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Enzoic 2023 Predictions: Cybersecurity Remains in the Spotlight


Industry executives and experts share their predictions for 2023.  Read them in this 15th annual series exclusive.

Cybersecurity Remains in the Spotlight

By Mike Wilson, CTO & Co Founder Enzoic

2022 has shown once again that cybercriminals are continuing to exploit vulnerabilities for their own gain. The arsenal of tactics deployed is vast and spans everything from ransomware to deep fakes to passwords. As a result, every organization must remain vigilant to the threats. And in 2023 the risk of an attack will continue to snowball. Below are four cybersecurity predictions that organizations need to be cognizant of in the coming months:

1.    Hackers Taking on New Guises to Evade Security Tools 

The fact that hackers are willing to go to any length to infiltrate and exploit organizations is not news. However, we've recently witnessed threat actors stepping up their game when it comes to the methods behind these attacks. For example, the FBI has issued a warning about the use of residential proxies in credential stuffing following a spate of recent attacks, and hackers have also found ways to bypass Microsoft's MFA. To date, the latter has been limited to dormant accounts, but these attacks demonstrate that hackers have set their sights on MFA. 

In 2023, expect them to continue to target the underlying infrastructure associated with the second factor in order to defeat it. Unless companies implement additional protection around this form of authentication, I think we may see an incident in which hackers attempt a large-scale exploitation of an MFA mechanism-with potentially devastating consequences. 

2.    Seeing Double with Digital Twin Security Concerns 

Digital twins are already being deployed in refineries, factories and other distributed settings. Their usage will significantly increase as private 5G networks become more widely available. But as companies begin planning for greater digital twin adoption, it's important that the security of these systems be given equal prioritization. After all, while they are a virtual representation of a physical technology, digital twins still have back-channel connections and communications with the real environment. Unfortunately, I believe it will take a highly publicized breach of a digital twin before most companies wake up to the inherent vulnerabilities. 

On the flip side, savvy companies can use digital twins to test the security of their physical systems and network. I think 2023 will bring increased awareness to this opportunity, and also see more vendors marketing their digital twin technology as a security offering.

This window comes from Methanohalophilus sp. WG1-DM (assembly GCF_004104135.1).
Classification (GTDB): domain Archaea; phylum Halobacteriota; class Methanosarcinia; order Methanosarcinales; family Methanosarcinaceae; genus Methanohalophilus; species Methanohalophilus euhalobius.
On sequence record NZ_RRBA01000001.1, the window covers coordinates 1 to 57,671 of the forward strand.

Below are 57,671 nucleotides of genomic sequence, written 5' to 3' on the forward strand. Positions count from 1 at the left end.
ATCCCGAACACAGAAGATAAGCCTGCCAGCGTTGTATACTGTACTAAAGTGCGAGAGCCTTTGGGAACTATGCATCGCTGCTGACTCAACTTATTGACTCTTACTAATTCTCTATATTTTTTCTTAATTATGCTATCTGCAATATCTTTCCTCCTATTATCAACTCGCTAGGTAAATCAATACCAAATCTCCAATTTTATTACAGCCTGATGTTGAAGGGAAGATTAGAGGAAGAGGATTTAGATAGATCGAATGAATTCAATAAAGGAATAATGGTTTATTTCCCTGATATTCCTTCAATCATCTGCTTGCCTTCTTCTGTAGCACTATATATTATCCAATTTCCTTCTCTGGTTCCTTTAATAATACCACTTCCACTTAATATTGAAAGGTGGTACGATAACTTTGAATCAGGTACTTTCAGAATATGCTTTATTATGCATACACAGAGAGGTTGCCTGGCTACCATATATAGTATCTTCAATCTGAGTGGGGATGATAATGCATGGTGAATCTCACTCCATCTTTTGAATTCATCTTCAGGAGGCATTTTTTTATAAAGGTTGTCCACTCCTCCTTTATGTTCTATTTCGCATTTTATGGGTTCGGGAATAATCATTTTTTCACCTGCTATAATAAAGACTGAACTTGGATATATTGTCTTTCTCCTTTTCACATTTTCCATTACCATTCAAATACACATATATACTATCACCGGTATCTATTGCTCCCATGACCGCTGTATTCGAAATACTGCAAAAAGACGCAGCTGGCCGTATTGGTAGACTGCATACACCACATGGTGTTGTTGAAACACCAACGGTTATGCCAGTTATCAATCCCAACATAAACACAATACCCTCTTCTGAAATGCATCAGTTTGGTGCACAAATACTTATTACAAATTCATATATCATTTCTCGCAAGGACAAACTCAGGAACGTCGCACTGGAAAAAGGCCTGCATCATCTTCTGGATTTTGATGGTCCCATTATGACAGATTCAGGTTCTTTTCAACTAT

3.    Threat Actors Zeroing in on Identity Security Companies 

As threat actors continue to exploit weaknesses in corporate user authentication systems, companies are increasingly outsourcing identity protection as a means of ensuring greater security. As this happens, we're seeing a parallel trend of these third-party identity security providers becoming prime targets as they house volumes of identities that threat actors can leverage for numerous nefarious activities. The latter isn't solely about breaches; hackers are also targeting third-party identity services to find vulnerabilities that could be exploited to defeat MFA or circumvent authentication as well. Expect this to continue to play out in 2023, with identity security organizations struggling to defend themselves as well as their customers, as they become the targets. 

4.    Passwordless Movement Gaining Momentum-But it's Not All Blue Skies 

For years, people have predicted widespread deployment of passwordless solutions but the promise has failed to materialize. It's possible that the tune will change in 2023, however, with Apple's latest OS release enabling more frictionless, multi-device, passwordless sign-in. While this primarily affects Apple's ecosystem, it's a major development and the passwordless concept could become a reality if Google and Microsoft follow through on expanding support for the FIDO2 standard to better support multiple devices. 

The sticking point for adoption of this technology comes down to the user experience, particularly when you consider the varying technical knowledge and abilities of today's consumer. If people find passwordless confusing or struggle to implement it successfully, then I think we'll continue to see the password remain a chief authentication mechanism for the foreseeable future. 



Mike Wilson, CTO & Co Founder Enzoic


Mike has spent 20 years in software development, with 12 years specifically in the information security space, at companies like Webroot and LogicNow. At Webroot, Mike led the development of Spy Sweeper, Webroot's industry-leading anti-spyware product, and later the development of Webroot's first mobile security product for smartphones. At LogicNow, he again led the development of an anti-malware product, this time introducing enhanced antivirus and web filtering functionality to the Managed Service Provider (MSP) space. Mike started his career in the high-security environment at NASA, working on the mission control center redevelopment project. Apart from his security experience, Mike also founded several successful startups over the years.

Published Friday, October 21, 2022 7:31 AM by David Marshall
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